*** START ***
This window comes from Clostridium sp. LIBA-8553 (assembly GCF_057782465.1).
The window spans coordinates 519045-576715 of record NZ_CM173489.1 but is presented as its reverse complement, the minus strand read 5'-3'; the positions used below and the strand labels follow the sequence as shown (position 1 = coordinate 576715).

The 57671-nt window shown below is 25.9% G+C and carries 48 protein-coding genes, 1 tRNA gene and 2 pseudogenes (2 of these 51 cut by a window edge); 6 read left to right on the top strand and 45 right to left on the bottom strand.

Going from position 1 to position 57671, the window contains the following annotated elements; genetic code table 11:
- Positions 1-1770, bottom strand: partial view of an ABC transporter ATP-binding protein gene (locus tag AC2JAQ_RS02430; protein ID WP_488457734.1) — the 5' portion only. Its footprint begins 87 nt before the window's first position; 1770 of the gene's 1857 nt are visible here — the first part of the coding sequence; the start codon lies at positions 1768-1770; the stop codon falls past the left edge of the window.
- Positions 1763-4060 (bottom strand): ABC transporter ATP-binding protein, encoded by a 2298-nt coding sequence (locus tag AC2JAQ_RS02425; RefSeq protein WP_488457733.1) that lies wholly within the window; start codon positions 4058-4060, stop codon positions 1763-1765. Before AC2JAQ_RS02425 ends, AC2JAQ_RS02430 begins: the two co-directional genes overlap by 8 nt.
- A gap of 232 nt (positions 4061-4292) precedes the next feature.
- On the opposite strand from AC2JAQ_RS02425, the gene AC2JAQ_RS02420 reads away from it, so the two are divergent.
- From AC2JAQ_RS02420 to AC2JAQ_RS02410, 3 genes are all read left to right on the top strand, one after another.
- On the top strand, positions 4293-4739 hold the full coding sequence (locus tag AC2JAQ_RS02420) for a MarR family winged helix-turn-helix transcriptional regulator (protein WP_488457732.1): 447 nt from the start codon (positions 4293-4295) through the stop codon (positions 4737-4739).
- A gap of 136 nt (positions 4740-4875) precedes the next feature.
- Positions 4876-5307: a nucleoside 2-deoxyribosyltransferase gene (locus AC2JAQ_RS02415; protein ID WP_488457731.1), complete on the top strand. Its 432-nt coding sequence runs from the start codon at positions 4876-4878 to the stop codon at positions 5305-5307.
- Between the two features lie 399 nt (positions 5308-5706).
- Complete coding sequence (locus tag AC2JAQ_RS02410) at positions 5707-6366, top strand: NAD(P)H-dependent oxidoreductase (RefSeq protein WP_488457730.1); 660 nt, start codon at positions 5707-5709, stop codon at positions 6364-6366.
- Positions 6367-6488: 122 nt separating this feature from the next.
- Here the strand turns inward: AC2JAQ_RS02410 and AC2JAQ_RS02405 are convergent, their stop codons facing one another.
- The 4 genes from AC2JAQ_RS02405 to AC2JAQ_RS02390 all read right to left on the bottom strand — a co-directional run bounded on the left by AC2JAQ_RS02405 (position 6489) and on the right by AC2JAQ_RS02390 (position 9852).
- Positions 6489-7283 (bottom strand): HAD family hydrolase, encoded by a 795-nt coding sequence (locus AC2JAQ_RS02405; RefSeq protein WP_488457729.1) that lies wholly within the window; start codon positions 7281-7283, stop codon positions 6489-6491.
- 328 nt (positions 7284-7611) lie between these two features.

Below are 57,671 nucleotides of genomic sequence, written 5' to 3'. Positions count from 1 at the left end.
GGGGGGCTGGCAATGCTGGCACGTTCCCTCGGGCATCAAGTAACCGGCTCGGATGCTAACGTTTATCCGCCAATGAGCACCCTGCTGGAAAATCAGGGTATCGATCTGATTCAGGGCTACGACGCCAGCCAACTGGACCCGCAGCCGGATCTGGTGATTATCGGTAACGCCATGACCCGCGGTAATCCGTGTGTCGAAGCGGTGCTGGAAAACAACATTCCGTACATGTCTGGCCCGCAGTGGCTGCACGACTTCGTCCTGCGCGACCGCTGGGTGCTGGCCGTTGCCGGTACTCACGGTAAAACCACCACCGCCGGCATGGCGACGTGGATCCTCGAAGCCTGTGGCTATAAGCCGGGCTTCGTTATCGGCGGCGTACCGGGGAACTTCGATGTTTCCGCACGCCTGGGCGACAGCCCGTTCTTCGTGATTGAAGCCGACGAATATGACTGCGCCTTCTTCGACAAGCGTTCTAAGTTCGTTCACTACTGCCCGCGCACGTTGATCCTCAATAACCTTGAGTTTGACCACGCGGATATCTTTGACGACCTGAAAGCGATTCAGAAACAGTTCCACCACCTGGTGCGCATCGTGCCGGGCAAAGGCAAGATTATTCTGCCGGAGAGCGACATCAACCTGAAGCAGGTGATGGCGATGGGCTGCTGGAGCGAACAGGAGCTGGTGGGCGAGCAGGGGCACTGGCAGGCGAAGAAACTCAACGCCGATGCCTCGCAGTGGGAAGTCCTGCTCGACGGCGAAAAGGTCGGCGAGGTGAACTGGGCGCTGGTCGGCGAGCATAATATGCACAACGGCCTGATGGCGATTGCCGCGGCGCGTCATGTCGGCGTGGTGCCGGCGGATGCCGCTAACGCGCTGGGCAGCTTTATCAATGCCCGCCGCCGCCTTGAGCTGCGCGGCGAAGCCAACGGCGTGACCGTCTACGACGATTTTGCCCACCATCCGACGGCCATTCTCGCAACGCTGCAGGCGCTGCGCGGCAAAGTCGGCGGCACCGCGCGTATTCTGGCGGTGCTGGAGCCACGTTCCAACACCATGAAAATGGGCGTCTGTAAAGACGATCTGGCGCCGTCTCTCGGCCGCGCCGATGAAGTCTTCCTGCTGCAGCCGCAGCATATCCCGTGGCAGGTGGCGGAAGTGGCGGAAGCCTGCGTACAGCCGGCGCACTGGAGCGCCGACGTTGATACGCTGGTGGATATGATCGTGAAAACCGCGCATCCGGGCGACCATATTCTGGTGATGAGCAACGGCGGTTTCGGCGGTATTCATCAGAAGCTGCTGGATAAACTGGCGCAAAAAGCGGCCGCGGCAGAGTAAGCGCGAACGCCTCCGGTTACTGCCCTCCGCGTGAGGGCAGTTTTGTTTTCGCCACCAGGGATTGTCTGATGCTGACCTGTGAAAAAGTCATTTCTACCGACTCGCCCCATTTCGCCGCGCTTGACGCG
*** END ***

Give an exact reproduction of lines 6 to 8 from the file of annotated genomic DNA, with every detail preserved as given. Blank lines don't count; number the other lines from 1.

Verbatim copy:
- Positions 1763-4060 (bottom strand): ABC transporter ATP-binding protein, encoded by a 2298-nt coding sequence (locus tag AC2JAQ_RS02425; RefSeq protein WP_488457733.1) that lies wholly within the window; start codon positions 4058-4060, stop codon positions 1763-1765. Before AC2JAQ_RS02425 ends, AC2JAQ_RS02430 begins: the two co-directional genes overlap by 8 nt.
- A gap of 232 nt (positions 4061-4292) precedes the next feature.
- On the opposite strand from AC2JAQ_RS02425, the gene AC2JAQ_RS02420 reads away from it, so the two are divergent.